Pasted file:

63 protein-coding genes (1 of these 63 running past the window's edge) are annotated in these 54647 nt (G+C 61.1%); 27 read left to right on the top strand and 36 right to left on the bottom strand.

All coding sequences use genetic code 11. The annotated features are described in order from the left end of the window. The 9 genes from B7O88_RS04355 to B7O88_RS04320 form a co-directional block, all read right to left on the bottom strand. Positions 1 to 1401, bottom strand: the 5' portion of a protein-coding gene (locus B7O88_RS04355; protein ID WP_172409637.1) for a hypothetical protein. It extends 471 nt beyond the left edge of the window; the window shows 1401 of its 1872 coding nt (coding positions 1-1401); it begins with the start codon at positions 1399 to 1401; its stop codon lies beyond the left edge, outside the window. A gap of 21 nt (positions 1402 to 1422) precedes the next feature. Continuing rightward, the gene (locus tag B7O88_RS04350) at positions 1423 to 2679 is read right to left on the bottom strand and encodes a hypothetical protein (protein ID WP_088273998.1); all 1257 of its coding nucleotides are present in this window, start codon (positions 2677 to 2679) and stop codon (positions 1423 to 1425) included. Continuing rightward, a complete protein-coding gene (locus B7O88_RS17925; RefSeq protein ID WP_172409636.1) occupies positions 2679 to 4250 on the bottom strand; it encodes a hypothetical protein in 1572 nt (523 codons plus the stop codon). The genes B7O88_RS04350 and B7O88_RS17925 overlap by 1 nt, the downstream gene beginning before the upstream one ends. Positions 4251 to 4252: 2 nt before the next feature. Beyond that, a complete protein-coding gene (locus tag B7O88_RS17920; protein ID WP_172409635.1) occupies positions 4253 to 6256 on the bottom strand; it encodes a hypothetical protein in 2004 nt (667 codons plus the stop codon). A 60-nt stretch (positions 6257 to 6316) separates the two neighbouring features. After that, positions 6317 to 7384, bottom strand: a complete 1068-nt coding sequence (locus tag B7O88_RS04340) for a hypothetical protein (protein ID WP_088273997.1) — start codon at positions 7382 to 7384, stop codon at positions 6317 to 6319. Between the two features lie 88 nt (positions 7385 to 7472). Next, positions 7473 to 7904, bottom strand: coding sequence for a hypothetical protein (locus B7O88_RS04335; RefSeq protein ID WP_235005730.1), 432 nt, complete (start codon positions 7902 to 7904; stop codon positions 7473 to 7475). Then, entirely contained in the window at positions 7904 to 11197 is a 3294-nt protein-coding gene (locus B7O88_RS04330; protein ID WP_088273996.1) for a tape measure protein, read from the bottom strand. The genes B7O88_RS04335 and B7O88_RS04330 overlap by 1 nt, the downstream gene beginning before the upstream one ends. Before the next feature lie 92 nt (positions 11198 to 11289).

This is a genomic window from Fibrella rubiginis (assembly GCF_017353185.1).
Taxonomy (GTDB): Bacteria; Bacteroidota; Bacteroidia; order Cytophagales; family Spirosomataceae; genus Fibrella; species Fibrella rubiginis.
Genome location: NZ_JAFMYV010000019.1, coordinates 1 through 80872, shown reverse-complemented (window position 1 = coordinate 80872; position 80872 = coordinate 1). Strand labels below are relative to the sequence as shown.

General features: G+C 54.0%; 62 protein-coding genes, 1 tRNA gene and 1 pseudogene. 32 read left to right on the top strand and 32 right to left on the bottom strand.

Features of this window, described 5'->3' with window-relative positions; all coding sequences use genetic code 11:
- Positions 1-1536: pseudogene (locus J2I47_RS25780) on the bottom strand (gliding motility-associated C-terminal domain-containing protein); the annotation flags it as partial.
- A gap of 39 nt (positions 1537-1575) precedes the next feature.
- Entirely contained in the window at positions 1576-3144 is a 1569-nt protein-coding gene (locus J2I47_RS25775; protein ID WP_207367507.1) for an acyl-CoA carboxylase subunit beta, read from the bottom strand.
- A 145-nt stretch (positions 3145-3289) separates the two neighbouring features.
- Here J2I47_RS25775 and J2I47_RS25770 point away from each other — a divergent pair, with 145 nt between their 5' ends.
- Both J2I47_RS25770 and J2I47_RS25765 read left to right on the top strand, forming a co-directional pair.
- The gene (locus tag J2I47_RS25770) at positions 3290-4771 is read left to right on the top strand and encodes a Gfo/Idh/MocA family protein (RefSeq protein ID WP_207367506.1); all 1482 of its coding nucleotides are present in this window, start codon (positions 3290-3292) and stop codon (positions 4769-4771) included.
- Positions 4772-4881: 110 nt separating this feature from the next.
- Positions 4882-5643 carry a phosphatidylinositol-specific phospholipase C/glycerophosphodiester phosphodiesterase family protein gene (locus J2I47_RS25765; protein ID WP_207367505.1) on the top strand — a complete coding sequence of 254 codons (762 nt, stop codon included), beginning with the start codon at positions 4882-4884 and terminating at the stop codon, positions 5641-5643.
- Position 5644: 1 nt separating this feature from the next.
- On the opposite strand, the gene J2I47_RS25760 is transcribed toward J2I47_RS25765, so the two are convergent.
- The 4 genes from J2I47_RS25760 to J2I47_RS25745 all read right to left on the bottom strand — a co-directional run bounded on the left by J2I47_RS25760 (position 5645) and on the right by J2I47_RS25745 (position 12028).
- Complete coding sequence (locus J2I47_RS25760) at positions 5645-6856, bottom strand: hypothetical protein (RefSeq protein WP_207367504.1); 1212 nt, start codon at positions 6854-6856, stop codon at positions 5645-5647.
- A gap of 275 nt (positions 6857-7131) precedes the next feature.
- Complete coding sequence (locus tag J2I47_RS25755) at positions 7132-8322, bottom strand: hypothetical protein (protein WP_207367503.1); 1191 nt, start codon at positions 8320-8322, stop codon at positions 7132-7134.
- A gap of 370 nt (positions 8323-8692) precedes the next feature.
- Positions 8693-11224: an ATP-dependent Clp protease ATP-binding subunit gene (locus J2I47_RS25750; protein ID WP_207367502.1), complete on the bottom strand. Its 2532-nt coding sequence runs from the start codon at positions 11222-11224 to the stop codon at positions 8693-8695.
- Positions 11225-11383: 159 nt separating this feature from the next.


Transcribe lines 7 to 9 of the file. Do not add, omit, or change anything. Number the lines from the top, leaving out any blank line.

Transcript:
Features of this window, described 5'->3' with window-relative positions; all coding sequences use genetic code 11:
- Positions 1-1536: pseudogene (locus J2I47_RS25780) on the bottom strand (gliding motility-associated C-terminal domain-containing protein); the annotation flags it as partial.
- A gap of 39 nt (positions 1537-1575) precedes the next feature.